Career wellbeing – in addition to physical, financial, social, and community wellbeing – plays a major role in our health. Why? We gain a great deal of satisfaction and sense of self-esteem and accomplishment by way of our career choice. It is where we derive our meaning and sense of purpose in life, which is deeply-rooted in who we are as human beings. We spend the major part of our waking hours at work and it makes sense that we would want to thrive and be engaged in our life’s work.
Studies show that when people are engaged in their work, their happiness, physical health, and overall interest throughout the day are significantly higher than those who are not engaged. Employees who are disinterested have higher stress levels, less happiness, more everyday anxiety and depression, and are at risk of increased health issues. These factors activate the fight-flight mode and over time this state causes major wear and tear on the physiology of the body. This ultimately affects the cost of doing business in many domains (i.e. health care, family life) and the larger social fabric.
When we are able to use our strengths at work and these are appreciated and validated by leadership, this makes daily work all worth it. Employees who are able to use their strengths in the workplace are six times more likely to be engaged in their work and more than three times as likely to report having an excellent quality of life. Quality of life is our wellbeing.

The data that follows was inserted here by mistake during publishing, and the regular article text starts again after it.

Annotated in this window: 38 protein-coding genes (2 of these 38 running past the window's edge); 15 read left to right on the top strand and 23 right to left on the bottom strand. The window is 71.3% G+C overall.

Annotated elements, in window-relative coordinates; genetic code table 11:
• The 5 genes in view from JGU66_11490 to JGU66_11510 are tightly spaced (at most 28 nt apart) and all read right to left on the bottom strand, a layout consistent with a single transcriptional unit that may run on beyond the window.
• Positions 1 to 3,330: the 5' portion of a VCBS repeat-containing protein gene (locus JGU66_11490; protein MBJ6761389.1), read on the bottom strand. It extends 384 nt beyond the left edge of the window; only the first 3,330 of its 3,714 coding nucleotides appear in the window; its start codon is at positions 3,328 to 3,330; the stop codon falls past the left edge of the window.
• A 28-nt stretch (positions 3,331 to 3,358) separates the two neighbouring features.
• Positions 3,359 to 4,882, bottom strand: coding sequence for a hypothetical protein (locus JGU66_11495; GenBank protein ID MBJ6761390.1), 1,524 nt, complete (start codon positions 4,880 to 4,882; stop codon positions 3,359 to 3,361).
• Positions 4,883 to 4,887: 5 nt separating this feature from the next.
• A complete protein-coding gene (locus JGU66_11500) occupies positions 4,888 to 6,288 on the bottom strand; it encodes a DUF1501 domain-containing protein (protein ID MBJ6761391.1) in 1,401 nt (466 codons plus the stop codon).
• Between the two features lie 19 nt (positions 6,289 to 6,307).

Wellbeing has an impact on the productivity, happiness and stress levels, and ultimately our health and the culture in the workplace. This is one of the most significant factors to consider for any business interested in the “bottom line.” When employees experience this type of career wellbeing, they tend to work hard, have positive attitudes about their work and the workplace, and treat others with consideration. They are engaged and experience work-life balance.
So, how do we work toward greater career wellbeing?
First, we must ask ourselves:
- Do you like what you do each day?
- What am I passionate about? What do I love to do?
- What are my core values?
- How do I align my core values with doing what I love to do?
You can be very good at a task or job, but if you don’t have passion for it, it will be difficult to sustain your energy over time.
Next, consider what Rath & Harter, authors of Wellbeing The Five Essential Elements suggest, which is that we:
- Use our strengths every day.
- Spend more time with people who encourage our growth and development.
- Opt into more social time with the people and teams we enjoy being around at work.
Doing what you love is an investment in your health and wellbeing. This is the “take home” message for happiness at work and through life.
Evy Smith, MA LCMHC, CTTS-M, is an EFAP Counselor & Tobacco Treatment Specialist at the University of Vermont Medical Center.